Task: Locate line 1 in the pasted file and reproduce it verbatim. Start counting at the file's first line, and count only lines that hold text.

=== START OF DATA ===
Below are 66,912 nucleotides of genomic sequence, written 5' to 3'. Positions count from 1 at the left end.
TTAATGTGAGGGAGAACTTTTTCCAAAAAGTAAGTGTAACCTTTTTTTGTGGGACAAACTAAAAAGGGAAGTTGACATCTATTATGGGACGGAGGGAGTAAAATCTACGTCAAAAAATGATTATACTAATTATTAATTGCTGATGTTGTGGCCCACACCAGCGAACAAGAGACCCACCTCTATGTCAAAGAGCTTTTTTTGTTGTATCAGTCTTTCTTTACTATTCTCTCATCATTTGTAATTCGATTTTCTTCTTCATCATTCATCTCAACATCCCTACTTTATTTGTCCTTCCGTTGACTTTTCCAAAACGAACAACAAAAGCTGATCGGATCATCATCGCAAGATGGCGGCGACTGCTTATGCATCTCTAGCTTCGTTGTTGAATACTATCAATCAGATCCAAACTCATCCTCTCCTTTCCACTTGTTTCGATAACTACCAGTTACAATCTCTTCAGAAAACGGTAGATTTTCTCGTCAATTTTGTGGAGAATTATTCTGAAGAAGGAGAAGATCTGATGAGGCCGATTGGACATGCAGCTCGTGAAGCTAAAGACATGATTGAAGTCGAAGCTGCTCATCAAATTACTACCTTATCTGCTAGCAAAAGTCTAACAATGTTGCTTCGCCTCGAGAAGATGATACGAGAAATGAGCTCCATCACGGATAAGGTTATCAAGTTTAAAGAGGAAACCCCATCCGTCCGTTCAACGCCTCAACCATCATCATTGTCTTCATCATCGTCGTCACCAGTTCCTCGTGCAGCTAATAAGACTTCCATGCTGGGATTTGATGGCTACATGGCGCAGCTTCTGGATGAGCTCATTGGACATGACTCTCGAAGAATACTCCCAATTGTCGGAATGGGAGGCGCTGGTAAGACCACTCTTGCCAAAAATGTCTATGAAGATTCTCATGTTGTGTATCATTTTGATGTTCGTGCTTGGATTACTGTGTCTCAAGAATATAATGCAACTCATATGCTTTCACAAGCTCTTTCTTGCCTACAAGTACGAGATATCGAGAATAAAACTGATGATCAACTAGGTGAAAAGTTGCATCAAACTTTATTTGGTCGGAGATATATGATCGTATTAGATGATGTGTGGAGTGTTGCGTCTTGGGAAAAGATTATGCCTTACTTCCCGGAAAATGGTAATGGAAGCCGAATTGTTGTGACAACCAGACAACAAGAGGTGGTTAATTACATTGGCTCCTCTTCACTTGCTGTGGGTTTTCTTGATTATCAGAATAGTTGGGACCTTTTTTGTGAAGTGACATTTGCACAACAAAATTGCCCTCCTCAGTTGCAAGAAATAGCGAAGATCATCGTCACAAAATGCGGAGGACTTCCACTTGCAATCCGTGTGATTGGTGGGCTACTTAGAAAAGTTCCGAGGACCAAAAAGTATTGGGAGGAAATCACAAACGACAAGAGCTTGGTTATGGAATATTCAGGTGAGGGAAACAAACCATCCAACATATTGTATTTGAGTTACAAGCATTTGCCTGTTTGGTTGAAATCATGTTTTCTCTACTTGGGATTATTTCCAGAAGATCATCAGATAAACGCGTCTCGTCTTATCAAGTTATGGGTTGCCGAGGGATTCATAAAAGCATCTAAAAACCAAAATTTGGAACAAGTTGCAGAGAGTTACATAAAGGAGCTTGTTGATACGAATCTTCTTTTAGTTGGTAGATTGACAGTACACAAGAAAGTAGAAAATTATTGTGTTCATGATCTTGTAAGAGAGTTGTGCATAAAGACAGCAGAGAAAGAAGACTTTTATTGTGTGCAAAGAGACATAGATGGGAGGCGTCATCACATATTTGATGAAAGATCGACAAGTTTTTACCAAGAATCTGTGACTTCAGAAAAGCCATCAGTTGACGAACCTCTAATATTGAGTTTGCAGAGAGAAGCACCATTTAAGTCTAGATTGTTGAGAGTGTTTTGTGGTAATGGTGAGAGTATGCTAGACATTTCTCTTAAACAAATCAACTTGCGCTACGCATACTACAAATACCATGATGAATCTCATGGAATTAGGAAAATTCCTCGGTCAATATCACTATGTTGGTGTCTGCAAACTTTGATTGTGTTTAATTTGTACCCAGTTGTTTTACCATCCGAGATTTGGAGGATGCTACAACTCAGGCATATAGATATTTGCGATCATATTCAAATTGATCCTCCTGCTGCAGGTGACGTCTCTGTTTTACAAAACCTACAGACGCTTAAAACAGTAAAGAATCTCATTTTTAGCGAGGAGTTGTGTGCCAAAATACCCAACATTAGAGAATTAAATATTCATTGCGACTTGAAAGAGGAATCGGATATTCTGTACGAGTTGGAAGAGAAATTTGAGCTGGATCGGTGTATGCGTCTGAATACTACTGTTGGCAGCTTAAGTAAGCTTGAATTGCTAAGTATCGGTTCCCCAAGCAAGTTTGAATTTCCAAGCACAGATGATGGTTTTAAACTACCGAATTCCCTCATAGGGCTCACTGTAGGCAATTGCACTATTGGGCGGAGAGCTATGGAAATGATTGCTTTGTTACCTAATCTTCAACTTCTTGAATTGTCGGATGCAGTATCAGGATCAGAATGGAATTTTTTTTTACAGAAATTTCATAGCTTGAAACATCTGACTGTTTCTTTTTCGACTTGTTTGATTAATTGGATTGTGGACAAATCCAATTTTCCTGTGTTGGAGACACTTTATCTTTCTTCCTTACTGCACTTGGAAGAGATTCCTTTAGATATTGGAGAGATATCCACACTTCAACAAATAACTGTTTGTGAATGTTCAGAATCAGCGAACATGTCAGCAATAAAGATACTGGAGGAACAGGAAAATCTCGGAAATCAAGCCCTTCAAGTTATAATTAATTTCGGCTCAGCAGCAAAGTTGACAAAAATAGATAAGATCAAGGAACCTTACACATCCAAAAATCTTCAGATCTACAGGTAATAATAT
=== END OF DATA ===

Below are 66,912 nucleotides of genomic sequence, written 5' to 3'. Positions count from 1 at the left end.